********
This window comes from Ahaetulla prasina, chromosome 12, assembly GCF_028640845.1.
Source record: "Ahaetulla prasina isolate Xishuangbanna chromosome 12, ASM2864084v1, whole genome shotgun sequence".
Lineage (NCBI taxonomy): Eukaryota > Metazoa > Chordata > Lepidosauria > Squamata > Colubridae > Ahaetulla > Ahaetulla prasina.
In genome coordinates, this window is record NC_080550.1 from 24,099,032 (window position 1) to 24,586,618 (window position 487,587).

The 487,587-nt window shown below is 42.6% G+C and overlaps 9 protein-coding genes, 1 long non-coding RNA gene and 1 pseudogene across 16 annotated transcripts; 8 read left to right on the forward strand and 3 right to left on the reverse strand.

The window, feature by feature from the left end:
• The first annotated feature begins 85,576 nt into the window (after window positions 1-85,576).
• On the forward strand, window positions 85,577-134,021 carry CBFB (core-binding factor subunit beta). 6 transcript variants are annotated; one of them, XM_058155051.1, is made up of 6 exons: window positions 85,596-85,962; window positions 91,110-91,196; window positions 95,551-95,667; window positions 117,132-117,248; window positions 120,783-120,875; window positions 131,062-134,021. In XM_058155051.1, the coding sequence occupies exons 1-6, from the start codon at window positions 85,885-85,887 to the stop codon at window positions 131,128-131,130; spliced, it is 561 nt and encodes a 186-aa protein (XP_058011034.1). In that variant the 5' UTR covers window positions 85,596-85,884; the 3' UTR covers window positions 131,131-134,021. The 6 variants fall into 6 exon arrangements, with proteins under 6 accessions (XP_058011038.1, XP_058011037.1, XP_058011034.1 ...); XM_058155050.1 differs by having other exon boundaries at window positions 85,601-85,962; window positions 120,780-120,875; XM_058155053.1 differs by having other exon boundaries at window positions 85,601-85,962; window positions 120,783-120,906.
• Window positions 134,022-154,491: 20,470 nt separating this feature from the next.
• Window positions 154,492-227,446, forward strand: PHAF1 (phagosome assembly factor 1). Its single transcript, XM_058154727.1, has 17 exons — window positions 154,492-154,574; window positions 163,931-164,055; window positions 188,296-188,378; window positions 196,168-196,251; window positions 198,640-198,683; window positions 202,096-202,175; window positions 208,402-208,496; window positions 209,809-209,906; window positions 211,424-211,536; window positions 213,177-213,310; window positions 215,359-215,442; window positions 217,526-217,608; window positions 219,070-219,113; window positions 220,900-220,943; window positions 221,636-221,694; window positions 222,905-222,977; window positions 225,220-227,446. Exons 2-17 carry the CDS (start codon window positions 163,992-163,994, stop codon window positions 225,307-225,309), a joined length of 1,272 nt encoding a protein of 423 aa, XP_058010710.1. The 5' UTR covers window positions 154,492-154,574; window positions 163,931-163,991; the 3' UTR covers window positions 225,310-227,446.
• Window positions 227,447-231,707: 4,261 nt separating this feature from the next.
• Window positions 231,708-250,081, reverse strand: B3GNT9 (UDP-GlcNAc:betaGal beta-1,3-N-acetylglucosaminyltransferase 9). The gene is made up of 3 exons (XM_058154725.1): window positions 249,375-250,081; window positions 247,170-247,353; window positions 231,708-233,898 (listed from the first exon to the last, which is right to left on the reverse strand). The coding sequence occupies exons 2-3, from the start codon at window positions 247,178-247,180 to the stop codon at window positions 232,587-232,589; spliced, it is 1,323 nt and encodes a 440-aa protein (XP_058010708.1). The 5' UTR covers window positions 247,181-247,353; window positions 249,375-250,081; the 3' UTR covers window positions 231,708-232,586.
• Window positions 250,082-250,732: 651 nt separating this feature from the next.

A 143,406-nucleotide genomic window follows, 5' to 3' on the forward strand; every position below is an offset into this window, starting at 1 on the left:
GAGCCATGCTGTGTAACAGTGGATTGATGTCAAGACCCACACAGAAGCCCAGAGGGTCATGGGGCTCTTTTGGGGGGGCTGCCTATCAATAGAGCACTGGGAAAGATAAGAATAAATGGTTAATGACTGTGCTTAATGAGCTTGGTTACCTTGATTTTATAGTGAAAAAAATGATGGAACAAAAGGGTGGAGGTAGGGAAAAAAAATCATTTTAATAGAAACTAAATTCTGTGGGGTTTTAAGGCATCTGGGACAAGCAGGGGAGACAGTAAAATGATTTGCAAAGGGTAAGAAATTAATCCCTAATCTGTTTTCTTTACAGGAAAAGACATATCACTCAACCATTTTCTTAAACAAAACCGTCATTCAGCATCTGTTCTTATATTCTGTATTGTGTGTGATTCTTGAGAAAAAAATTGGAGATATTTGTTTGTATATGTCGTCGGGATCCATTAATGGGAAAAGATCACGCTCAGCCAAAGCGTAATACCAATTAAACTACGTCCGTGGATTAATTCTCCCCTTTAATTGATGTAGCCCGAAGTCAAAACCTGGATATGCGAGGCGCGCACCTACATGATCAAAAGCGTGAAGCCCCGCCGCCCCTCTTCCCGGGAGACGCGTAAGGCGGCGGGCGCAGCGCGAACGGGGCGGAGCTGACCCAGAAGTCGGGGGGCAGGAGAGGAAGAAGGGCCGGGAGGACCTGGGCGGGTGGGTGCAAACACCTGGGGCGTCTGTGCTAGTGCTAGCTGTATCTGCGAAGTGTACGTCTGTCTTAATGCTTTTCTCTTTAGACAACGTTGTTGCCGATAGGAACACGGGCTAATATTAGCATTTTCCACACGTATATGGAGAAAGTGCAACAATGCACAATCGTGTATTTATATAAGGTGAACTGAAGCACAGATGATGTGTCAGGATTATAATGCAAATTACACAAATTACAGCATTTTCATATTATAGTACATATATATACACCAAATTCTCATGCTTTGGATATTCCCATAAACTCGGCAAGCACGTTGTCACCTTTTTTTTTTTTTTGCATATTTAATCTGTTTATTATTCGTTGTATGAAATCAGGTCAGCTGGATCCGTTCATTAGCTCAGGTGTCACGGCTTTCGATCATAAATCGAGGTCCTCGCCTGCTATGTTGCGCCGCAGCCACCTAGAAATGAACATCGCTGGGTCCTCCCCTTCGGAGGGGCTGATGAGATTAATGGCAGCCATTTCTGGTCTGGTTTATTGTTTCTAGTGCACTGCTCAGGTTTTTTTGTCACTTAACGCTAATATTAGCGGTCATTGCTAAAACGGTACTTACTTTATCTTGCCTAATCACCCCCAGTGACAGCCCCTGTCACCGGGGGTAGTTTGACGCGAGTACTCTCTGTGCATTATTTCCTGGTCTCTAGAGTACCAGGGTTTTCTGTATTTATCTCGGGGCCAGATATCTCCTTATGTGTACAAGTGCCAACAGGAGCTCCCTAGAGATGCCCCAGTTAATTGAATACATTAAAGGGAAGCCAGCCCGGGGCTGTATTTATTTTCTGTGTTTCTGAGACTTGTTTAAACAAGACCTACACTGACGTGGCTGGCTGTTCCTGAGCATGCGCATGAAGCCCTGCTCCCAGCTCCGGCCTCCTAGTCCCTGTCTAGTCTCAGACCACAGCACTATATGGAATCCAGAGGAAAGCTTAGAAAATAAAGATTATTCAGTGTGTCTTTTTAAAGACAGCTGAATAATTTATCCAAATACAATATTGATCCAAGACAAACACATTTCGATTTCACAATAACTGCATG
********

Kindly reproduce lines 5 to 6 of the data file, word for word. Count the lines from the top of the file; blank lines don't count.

The 487,587-nt window shown below is 42.6% G+C and overlaps 9 protein-coding genes, 1 long non-coding RNA gene and 1 pseudogene across 16 annotated transcripts; 8 read left to right on the forward strand and 3 right to left on the reverse strand.

The window, feature by feature from the left end: